We have three questions regarding the series of articles on Repair of Fire Damage which appeared in the March, April and May 1972 editions of CONCRETE CONSTRUCTION.

We are an insurance company and we frequently become involved with stave agricultural silos. We usually experience several exposure fires per year as well as fires in which the silo contents burn, usually from spontaneous combustion.

1 . Do the same principles apply to structural strength of nonreinforced concrete such as silo staves

2. What guidelines may be used to determine extent of damage and whether there is need for replacement

3. Is the Portland Cement Association in a position to run tests on damaged staves if a sample is provided?

1. In general the same principles apply for nonreinforced concrete as for reinforced. Strength loss from chemical changes would be about the same for both. Nonreinforced concrete, however, would not be subject to steel restraining forces that can sometimes be damaging.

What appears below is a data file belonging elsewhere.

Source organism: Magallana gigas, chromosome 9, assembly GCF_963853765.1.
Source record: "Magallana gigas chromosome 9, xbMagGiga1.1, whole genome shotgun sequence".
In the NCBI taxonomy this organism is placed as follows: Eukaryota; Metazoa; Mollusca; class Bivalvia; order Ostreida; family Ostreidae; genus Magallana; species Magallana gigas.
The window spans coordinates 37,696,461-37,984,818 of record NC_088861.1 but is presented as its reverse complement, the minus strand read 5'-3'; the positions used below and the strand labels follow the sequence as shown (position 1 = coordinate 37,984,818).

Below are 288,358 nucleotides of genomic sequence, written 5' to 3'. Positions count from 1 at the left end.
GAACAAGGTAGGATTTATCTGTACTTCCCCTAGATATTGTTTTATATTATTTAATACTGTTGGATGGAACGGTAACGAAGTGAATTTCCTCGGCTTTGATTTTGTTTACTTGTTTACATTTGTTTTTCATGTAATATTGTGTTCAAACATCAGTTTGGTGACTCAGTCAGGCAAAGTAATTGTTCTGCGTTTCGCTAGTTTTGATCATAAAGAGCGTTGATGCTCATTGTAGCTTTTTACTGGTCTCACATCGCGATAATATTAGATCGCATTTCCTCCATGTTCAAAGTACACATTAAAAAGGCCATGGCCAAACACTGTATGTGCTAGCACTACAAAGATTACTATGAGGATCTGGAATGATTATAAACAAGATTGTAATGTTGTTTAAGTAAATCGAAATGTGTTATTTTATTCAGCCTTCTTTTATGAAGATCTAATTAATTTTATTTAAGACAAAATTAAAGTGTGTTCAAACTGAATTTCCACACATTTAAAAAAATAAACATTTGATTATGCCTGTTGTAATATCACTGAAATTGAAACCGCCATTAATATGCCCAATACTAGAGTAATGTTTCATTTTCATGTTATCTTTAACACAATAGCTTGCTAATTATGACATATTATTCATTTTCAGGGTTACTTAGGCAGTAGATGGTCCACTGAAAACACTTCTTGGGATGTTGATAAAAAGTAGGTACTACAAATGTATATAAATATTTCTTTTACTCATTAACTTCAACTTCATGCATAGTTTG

2. In general, if the surface of the concrete is intact or only peeling superficially, whether blackened with soot or not, the concrete is most likely in satisfactory condition. Fire-exposed staves can be tapped with a hammer and if the sound produced is much like that produced by good staves in a part of the silo not exposed to fire, the staves in question are probably good.Further confirmation might be made by use of an impact hammer. If, however, the concrete appears to be in worse condition than this, some of the further tests described in the April issue (pp 154-159) should be employed.

3. The Portland Cement Association is now able to undertake some kinds of technical service work. Evaluations of whether such work can be undertaken are made by Mr. J. H. Walker, Vice President, Portland Cement Association, Old Orchard Road, Skokie, Illinois 60076.